Alzheimer's Disease Education and Referral Center

Influence of Fitness on Brain and Cognition

Influence of Fitness on Brain and Cognition

Overall Status: 
Brief Description: 

The purpose of this study is to examine the effect of aerobic fitness training on older adults' human cognition, brain structure, and brain function.

Patient Qualifications: 
Min AgeMax AgeGenderHealthy Volunteers
60 Years
75 Years
Inclusion Criteria: 
    • For sedentary older adults, no physical activity during the last 6 months; for young comparison sample, moderately active lifestyle and ability to perform exercise
    • Personal physician's examination and consent to participate in testing and exercise or control intervention
    • Successful completion of graded exercise test without evidence of cardiac abnormalities or responses
    • Adequate performance on the Pfeiffer (1979) Mental Status measure
    • Corrected (near and far) vision of 20/40 or better
    • Right-handedness
    • Intention to remain in the local area during the study period
Exclusion Criteria: 
    • For sedentary older adults, physical activity on regular basis (twice or more per week) during the last 6 months; for young comparison sample, sedentary or highly active/athletic lifestyle
    • Any physical disability that prohibits mobility (walking), stretching, and other movement
    • Geriatric Depression Scale score indicative of clinical depression
    • Presence of implanted device such as cardiac pacemaker or autodefibrillator; neural pacemaker, aneurysm clip in the central nervous system (CNS); cochlear implants; metallic bodies in the eye or CNS; any form of wires or metal devices that concentrate radiofrequency fields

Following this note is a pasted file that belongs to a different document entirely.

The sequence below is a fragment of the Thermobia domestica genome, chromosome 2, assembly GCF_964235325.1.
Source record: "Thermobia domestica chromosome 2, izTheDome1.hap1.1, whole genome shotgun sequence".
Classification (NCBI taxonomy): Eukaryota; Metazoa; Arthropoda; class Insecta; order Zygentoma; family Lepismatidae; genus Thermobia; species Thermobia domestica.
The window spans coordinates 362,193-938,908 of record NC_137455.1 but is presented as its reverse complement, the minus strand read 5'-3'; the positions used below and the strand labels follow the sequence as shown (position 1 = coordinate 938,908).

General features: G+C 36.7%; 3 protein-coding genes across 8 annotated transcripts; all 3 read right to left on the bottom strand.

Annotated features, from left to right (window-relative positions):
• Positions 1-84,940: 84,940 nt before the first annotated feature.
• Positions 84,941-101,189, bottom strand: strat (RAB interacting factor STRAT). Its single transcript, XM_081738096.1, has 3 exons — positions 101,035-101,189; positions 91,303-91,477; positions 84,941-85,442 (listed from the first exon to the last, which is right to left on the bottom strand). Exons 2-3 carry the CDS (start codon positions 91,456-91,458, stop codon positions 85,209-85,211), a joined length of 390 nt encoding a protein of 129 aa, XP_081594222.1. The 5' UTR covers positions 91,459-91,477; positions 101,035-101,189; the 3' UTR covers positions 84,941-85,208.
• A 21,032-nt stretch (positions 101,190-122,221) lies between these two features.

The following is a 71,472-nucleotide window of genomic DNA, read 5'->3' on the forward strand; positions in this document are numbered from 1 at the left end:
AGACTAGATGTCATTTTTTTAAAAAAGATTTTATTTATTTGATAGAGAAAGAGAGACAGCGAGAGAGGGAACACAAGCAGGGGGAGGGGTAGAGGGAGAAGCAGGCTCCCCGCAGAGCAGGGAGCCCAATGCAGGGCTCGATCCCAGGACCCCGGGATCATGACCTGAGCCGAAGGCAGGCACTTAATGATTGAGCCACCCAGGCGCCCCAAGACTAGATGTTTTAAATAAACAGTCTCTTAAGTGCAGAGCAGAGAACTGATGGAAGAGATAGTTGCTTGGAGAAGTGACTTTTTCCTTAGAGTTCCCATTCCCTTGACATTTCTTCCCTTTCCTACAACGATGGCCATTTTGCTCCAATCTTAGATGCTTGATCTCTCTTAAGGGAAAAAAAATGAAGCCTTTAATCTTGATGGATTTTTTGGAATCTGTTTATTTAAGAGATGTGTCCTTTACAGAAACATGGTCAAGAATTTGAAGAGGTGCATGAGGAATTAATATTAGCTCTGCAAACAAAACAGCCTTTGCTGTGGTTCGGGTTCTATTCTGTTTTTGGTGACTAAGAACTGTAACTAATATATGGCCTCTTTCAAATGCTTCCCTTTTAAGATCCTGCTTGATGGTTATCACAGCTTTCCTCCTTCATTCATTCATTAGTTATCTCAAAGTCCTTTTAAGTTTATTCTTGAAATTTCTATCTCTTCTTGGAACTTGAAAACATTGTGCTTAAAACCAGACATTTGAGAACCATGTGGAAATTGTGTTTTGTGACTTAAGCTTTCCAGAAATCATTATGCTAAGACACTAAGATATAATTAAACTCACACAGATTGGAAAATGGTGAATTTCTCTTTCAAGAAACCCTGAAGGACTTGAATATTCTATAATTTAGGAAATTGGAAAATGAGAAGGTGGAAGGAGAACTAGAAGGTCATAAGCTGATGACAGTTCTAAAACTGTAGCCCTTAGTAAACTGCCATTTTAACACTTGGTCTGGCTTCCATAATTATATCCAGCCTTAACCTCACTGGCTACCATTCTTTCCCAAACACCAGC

• Left-handedness
    • Individuals with chronic inflammation (for example, severe arthritis, psoriasis, inflammatory bowel disease, asthma, polyneuropathies, lupus)
    • Intent to move or take a vacation longer than 1 month during the study period
Detailed Description: 

Recent study findings have shown the positive effects of fitness training on human cognition, brain structure, and brain function. This study will test three hypotheses:

  • Improvements in aerobic fitness of older adults will lead to improved cognitive processes, especially those supported by brain's frontal regions.
  • Improvements in cognitive processes due to enhanced aerobic fitness will be visible on functional magnetic resonance imaging (fMRI) scans and will be similar to those of young adults.
  • Improvements in aerobic fitness, over the course of a 1-year intervention, will result in increases in gray and white matter volume.

Participants will be randomized to either an aerobic exercise (intervention) group or to a stretching and toning (control) group. Aerobic exercise sessions will be conducted three times a week for 1 year, beginning at a light to moderate intensity level during the first 2 months and progressing to a moderate to high level for the remainder of the year. The control group will meet as often as the intervention group and will participate in an organized program of stretching, limbering, and toning for the whole body.

During this time, participants will exercise, keep a daily exercise log detailing distance walked, time spent in aerobic activity, degree of intensity (rating of perceived exertion), and general feelings during exercise, resting and exercise heart rates. Participants will participate in MRI/fMRI, physiological (cardiorespiratory), and psychosocial testing prior to beginning fitness training, after 6 months of training, and at the end of 1 year.

Map Marker CityStateZip CodeStatusPrimary Contact

Geolocation is 40.1059233, -88.2120315

Lead Sponsor: 
University of Illinois at Urbana-Champaign
Collaborator Sponsor: 
National Institute on Aging (NIA)
Facility Investigators: 
Art Kramer, PhD
Principal Investigator
Beckman Institute, University of Illinois
Study Contact: 
Art Kramer, PhD
Locations ID 
NCT00438347 (follow link to view full record on in new window)
Official Title: 
Influence of Fitness on Brain and Cognition
Study Start Date: 
April 2006
Study End Date: 
May 2012